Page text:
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“DNA Barcode” To Deliver Personalised Care For Breast Cancer Patients

Launched in 2016, the varsity's Personalised Breast Cancer Programme has mapped the entire genetic code of nearly 300 women diagnosed with breast cancer, the report said

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Cancer
Cancer Ribbon. Pixabay

Undergoing genetic testing for breast cancer creates a “DNA barcode” which can help transform treatment for the deadly cancer and make it more personalised to each patient, scientists say.

According to doctors at the Britain’s Cambridge University, mapping the genetic code could help them choose the right treatment as well as predict whether patients are likely to experience side effects, the BBC reported.

It can also reveal whether their cancer, the second most common cancer in women, is becoming resistant to treatment.

“Breast cancer is not one but 10 or 11 diseases that are distinct molecular entities… By sequencing the tumour we have something like a barcode which gives us the pattern of mutations in that cancer,” Carlos Caldas, Professor at the varsity, was quoted as saying.

The genome sequencing can detect whether patients have inherited mutations in BRCA1, BRCA2 genes which increases their risk of both breast and ovarian cancer. The findings can also have implications for their family.

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Representational image. Pixabay

“We can understand how the body and in particular the immune cells are responding and this enables us to deliver more precision in the medicine,” Caldas said.

“This barcode also enables us to do surveillance and identify early whether a tumour is coming back because of developing resistance to treatment. When those cells start releasing their DNA we can detect them in a blood test known as a liquid biopsy,” he noted.

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Launched in 2016, the varsity’s Personalised Breast Cancer Programme has mapped the entire genetic code of nearly 300 women diagnosed with breast cancer, the report said.

These women have a sample of their tumour and of their blood sent for sequencing, with the full results coming back within 12 weeks.

“We want to reduce the number of toxic drugs that we give to patients, and where possible treat them with targeted therapies with fewer side effects,” Alejandra Bruna, molecular biologist at the varsity, was quoted as saying. (IANS)

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Saliva Test can Detect Oropharyngeal Cancer

Saliva test can detect mouth, throat cancer early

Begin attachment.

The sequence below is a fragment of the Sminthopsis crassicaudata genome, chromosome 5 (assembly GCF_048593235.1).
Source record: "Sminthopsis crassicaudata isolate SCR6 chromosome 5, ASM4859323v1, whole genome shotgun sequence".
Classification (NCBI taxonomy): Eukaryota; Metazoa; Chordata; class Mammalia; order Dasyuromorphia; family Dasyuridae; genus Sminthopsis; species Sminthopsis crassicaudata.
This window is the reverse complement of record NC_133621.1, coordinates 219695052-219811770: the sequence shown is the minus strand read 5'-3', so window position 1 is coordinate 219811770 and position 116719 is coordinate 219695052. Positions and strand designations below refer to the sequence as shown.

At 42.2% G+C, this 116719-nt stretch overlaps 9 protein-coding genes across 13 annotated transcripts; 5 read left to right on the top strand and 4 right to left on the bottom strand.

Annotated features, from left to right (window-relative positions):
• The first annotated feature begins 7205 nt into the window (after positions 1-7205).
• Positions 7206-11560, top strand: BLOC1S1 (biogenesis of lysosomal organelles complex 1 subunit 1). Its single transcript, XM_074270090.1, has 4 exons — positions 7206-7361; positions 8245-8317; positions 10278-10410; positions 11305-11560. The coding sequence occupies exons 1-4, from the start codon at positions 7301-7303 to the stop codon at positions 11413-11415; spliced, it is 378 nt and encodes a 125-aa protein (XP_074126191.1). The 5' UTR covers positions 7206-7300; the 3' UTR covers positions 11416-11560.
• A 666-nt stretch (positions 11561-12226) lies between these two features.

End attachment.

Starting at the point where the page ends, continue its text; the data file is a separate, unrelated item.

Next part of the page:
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Saliva test shows promise for earlier and easier detection of mouth and throat cancer. Pixabay

A non-invasive saliva test can detect human papilloma virus-16 — the strain associated with oropharyngeal cancer (OPC) — showing promise for earlier and easier detection of mouth and throat cancer, report researchers.

The novel technique detected OPC in whole saliva in 40 per cent of patients tested and 80 per cent of confirmed OPC patients.

OPC has an approximate incidence of 115,000 cases per year worldwide and is one of the fastest-rising cancers owing to increasing HPV-related incidence, especially in younger patients.

“It is paramount that surveillance methods are developed to improve early detection and outcomes,” said co-lead investigator Tony Jun Huang from Duke University in the US.

Cancers that occur in the back of the mouth and upper throat are often not diagnosed until they become advanced, partly because their location makes them difficult to see during routine clinical exams.

saliva test cancer
Cancers that occur in the back of the mouth and upper throat are often not diagnosed until they become advanced. Pixabay

“The successful detection of HPV from salivary exosomes isolated by our acoustofluidic platform offers distinct advantages, including early detection, risk assessment and screening,” added Dr Huang in a paper published in The Journal of Molecular Diagnostics.

This technique may also help physicians predict which patients will respond well to radiation therapy or achieve longer progression-free survival.

In the study, investigators analyzed saliva samples from 10 patients diagnosed with HPV-OPC using traditional methods.

They found that the technique identified the tumour biomarker in 80 per cent of the cases when coupled with the traditional detection method called droplet digital PCR.

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“The saliva exosome liquid biopsy is an effective early detection and risk assessment approach for OPC,” said co-lead investigator David TW Wong from University of California-Los Angeles.

According to the researchers, this technology can also be used to analyze other biofluids such as blood, urine and plasma. (IANS)